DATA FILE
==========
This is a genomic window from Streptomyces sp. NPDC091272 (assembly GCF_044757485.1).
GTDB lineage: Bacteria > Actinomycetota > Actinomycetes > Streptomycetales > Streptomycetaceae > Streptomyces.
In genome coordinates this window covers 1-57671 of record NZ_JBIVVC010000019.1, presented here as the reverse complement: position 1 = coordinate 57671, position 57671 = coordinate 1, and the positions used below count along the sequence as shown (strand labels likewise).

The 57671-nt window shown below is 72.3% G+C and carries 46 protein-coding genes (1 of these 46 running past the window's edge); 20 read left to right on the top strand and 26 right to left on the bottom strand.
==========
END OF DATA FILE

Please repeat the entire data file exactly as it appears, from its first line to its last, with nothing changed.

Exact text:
This is a genomic window from Streptomyces sp. NPDC091272 (assembly GCF_044757485.1).
GTDB lineage: Bacteria > Actinomycetota > Actinomycetes > Streptomycetales > Streptomycetaceae > Streptomyces.
In genome coordinates this window covers 1-57671 of record NZ_JBIVVC010000019.1, presented here as the reverse complement: position 1 = coordinate 57671, position 57671 = coordinate 1, and the positions used below count along the sequence as shown (strand labels likewise).

The 57671-nt window shown below is 72.3% G+C and carries 46 protein-coding genes (1 of these 46 running past the window's edge); 20 read left to right on the top strand and 26 right to left on the bottom strand.